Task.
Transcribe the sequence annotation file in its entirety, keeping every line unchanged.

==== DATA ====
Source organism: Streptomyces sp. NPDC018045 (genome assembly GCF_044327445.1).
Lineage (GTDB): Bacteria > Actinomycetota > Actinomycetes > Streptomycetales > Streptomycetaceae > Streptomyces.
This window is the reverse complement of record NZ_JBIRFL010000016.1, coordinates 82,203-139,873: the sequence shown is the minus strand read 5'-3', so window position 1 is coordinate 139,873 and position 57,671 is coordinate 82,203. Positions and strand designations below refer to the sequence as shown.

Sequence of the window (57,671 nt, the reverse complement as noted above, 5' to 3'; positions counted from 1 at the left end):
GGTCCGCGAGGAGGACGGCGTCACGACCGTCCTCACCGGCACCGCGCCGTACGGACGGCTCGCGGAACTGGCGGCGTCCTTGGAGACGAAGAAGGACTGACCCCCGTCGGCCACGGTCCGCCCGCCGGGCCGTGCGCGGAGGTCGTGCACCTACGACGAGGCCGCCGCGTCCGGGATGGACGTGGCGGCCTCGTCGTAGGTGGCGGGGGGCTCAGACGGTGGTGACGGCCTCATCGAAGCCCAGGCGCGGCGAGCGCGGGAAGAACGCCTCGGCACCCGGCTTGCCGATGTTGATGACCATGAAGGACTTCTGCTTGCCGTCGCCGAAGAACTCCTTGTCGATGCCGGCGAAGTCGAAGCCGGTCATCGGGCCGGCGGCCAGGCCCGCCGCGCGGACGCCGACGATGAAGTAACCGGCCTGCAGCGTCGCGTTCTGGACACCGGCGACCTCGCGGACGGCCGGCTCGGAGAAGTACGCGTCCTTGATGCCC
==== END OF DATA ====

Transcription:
Source organism: Streptomyces sp. NPDC018045 (genome assembly GCF_044327445.1).
Lineage (GTDB): Bacteria > Actinomycetota > Actinomycetes > Streptomycetales > Streptomycetaceae > Streptomyces.
This window is the reverse complement of record NZ_JBIRFL010000016.1, coordinates 82,203-139,873: the sequence shown is the minus strand read 5'-3', so window position 1 is coordinate 139,873 and position 57,671 is coordinate 82,203. Positions and strand designations below refer to the sequence as shown.

Sequence of the window (57,671 nt, the reverse complement as noted above, 5' to 3'; positions counted from 1 at the left end):
GGTCCGCGAGGAGGACGGCGTCACGACCGTCCTCACCGGCACCGCGCCGTACGGACGGCTCGCGGAACTGGCGGCGTCCTTGGAGACGAAGAAGGACTGACCCCCGTCGGCCACGGTCCGCCCGCCGGGCCGTGCGCGGAGGTCGTGCACCTACGACGAGGCCGCCGCGTCCGGGATGGACGTGGCGGCCTCGTCGTAGGTGGCGGGGGGCTCAGACGGTGGTGACGGCCTCATCGAAGCCCAGGCGCGGCGAGCGCGGGAAGAACGCCTCGGCACCCGGCTTGCCGATGTTGATGACCATGAAGGACTTCTGCTTGCCGTCGCCGAAGAACTCCTTGTCGATGCCGGCGAAGTCGAAGCCGGTCATCGGGCCGGCGGCCAGGCCCGCCGCGCGGACGCCGACGATGAAGTAACCGGCCTGCAGCGTCGCGTTCTGGACACCGGCGACCTCGCGGACGGCCGGCTCGGAGAAGTACGCGTCCTTGATGCCC